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8.570992 - RAVEL, M.: Daphnis et Chloe / Sheherazade, Ouverture de feerie (Leipzig MDR Radio Choir, Lyon National Orchestra, Markl)
Maurice Ravel (1875–1937)
Born in 1875 in the small coastal village of Ciboure in the Basque region of France, Maurice Ravel spent his childhood and adolescence principally in Paris, starting piano lessons at the age of seven and from the age of fourteen studying the piano in the preparatory piano class of the Conservatoire. In 1895 he left the Conservatoire, after failing to win the prizes necessary for promotion, but resumed studies there three years later under Gabriel Fauré. His repeated failure to win the important Prix de Rome, even when well enough established as a composer, disqualified at his fifth attempt in 1905, resulted in a scandal that led to changes in the Conservatoire, of which Fauré became director.
Ravel’s career continued successfully in the years before 1914 with a series of works of originality, including important additions to the piano repertoire, to the body of French song and, with commissions for ballets. During the war he enlisted in 1915 as a driver and the war years left relatively little time or will for composition, particularly with the death of his mother in 1917. By 1920, however, he had begun to recover his spirits and resumed work, with a series of compositions, including an orchestration of his choreographic poem La valse, rejected by the Russian impresario Dyagilev and the cause of a rupture in their relations. He undertook a number of engagements as a pianist and conductor in concerts of his own works, in France and abroad. All this was brought to an end by his protracted final illness, attributed to a taxi accident in 1932, which led to his eventual death in 1937.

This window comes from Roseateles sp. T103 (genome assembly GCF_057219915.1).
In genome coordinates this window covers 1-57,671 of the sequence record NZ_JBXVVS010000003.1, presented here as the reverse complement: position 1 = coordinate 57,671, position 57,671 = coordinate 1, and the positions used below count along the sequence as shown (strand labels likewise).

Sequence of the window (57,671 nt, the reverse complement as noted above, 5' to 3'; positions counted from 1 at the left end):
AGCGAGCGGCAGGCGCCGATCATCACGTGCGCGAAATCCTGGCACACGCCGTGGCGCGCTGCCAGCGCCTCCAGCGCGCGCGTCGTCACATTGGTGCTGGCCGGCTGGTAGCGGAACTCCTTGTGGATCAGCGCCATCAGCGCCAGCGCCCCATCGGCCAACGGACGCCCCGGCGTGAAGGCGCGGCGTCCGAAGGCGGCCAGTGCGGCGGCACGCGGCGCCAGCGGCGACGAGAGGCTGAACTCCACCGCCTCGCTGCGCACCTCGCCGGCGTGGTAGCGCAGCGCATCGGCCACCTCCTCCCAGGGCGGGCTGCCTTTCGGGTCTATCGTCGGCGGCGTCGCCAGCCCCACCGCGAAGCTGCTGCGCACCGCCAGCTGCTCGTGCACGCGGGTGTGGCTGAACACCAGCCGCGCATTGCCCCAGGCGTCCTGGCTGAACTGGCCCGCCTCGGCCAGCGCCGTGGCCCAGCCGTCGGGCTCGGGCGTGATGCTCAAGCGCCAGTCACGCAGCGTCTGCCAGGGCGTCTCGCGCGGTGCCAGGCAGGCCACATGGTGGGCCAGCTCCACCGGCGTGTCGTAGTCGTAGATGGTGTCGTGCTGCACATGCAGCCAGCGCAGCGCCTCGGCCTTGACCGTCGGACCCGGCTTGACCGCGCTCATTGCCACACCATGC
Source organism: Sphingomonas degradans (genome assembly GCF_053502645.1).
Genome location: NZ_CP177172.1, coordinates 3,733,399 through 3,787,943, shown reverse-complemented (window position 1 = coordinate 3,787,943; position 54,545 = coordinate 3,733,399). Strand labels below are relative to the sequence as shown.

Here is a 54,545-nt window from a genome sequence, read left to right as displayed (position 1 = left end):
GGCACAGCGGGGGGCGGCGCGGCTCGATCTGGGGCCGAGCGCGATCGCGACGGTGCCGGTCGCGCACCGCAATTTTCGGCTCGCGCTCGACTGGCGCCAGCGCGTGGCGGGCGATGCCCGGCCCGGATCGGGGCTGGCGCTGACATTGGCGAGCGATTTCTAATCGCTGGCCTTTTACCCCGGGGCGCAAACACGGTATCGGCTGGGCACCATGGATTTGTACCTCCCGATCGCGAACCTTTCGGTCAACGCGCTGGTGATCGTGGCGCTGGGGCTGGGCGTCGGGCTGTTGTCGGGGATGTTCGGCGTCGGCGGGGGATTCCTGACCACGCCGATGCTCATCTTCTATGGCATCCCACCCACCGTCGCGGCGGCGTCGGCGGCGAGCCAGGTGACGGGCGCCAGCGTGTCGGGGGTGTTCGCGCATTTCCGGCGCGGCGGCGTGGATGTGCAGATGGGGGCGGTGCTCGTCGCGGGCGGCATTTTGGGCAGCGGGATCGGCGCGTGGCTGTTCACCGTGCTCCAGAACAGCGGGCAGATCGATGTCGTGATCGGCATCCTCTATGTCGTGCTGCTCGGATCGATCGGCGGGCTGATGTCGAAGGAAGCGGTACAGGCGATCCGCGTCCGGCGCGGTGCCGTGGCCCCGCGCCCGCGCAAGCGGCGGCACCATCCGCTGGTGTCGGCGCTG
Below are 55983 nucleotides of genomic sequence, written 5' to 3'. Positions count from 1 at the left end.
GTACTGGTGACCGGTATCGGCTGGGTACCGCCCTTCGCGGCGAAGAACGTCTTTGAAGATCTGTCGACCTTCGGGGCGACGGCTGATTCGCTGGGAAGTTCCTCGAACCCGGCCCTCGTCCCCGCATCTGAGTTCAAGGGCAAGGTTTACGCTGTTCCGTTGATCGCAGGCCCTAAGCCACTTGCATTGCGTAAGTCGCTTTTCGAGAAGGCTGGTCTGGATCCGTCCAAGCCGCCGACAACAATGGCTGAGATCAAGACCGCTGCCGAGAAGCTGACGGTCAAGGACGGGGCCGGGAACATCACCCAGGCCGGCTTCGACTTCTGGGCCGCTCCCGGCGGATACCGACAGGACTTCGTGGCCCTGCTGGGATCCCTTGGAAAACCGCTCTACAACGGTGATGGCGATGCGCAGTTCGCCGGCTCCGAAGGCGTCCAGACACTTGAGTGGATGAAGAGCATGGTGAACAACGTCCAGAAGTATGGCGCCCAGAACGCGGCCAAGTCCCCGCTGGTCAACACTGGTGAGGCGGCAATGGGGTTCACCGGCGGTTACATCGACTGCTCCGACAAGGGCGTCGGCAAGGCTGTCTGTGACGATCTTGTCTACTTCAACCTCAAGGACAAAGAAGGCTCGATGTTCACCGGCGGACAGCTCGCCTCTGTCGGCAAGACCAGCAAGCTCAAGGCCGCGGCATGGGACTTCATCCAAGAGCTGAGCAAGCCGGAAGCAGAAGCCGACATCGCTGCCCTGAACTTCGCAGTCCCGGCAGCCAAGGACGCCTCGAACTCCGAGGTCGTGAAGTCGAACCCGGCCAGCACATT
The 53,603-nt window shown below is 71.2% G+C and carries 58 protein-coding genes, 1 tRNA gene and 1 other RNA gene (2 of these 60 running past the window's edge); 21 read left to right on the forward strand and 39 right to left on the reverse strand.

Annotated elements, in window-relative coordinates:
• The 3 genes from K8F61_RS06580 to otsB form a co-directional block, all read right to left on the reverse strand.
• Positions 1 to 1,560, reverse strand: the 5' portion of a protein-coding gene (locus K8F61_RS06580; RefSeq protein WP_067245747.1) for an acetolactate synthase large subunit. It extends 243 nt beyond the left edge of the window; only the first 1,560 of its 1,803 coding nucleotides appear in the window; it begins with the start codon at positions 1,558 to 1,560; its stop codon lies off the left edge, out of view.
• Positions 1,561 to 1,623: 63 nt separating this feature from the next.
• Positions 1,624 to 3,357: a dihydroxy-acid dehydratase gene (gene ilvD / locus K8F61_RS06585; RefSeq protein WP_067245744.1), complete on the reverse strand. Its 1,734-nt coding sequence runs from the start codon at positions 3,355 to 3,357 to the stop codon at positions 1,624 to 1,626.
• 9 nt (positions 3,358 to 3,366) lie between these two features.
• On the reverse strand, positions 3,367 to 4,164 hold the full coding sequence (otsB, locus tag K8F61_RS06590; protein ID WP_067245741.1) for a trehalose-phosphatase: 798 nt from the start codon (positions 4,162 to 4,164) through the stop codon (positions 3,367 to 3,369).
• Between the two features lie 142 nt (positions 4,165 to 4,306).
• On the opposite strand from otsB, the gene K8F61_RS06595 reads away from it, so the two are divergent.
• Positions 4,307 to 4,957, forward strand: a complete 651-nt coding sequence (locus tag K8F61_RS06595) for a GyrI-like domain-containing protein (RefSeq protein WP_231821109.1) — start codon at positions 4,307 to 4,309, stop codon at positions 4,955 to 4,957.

Ravel’s symphonie choréographique, Daphnis et Chloé, is based on the Greco-Roman pastoral romance by Longus, a writer of the second century A.D. about whom little otherwise is known. Described in its title as The Lesbian Pastorals of Daphnis and Chloé, the love-story is set on the island of Lesbos, where, after various misfortunes, the lovers of the title are eventually happily re-united. The idea for the ballet came from the Russian choreographer Michel Fokine and was his last work for Dyagilev’s Ballets Russes, brought to the stage of the Paris Théâtre du Châtelet in difficult circumstances. Fokine had nurtured the idea of a Greek ballet on the subject for some years, and presented his scenario to the Mariinsky Theatre in St Petersburg, where he was principal dancer, in 1904. In 1909 he had joined Dyagilev in Paris as principal choreographer and now saw the opportunity for the creation of his greatest masterpiece. By 1910 Dyagilev had commissioned music for Daphnis et Chloé from Ravel, but there were delays in the composition. The scenario by Fokine was adjusted by Ravel, who, in any case, saw the story through the prism of Amyot’s sixteenth-century French translation of Longus and through the pastoral conventions of the eighteenth century as imagined, with a certain nostalgia for the unattainable past, by Ravel’s contemporaries, by Verlaine, Mallarmé and others. The new ballet eventually closed the Paris season in 1912, but was to some extent overshadowed by the succès de scandale occasioned by the Prélude à l’après-midi d’un faune presented a few days earlier, choreographed and danced by Dyagilev’s new favourite, Nijinsky, whose erotic gestures in the last moments of the ballet gave offence to some and caused the kind of controversy that served as excellent publicity.
In the event Daphnis et Chloé, which called for much larger resources, dancers, orchestral players and singers, had only two performances. Fokine, near the end of his time with Dyagilev, had quarrelled openly with the impresario, castigating him, among other things, for his relationship with Nijinsky and its perceived consequences for the company. Dyagilev, in his turn, tried to have the ballet cancelled, in spite of the advertised programme, and then planned to alter the order of ballets, opening the theatre half an hour earlier so that Daphnis et Chloé would have been danced before an empty house. Fokine managed to prevent this, and his ballet was duly presented to the Paris public on 8 June, the second item in the programme, to be given a further performance on the last day of the season, 10 June, instead of the expected four performances of any création, to the annoyance of the composer. Daphnis was danced, for the only times in his career, by Nijinsky, and Chloé by Karsavina, with Adolph Bolm dancing Dorcon, rival of Daphnis, while the rôle of the Old Shepherd was taken by the veteran Cecchetti. Décor was by Léon Bakst and the conductor was Pierre Monteux. In spite of the factional intrigues behind the scenes, with friends of Fokine ranged against supporters of Dyagilev and Nijinsky, the work was well performed and well enough received.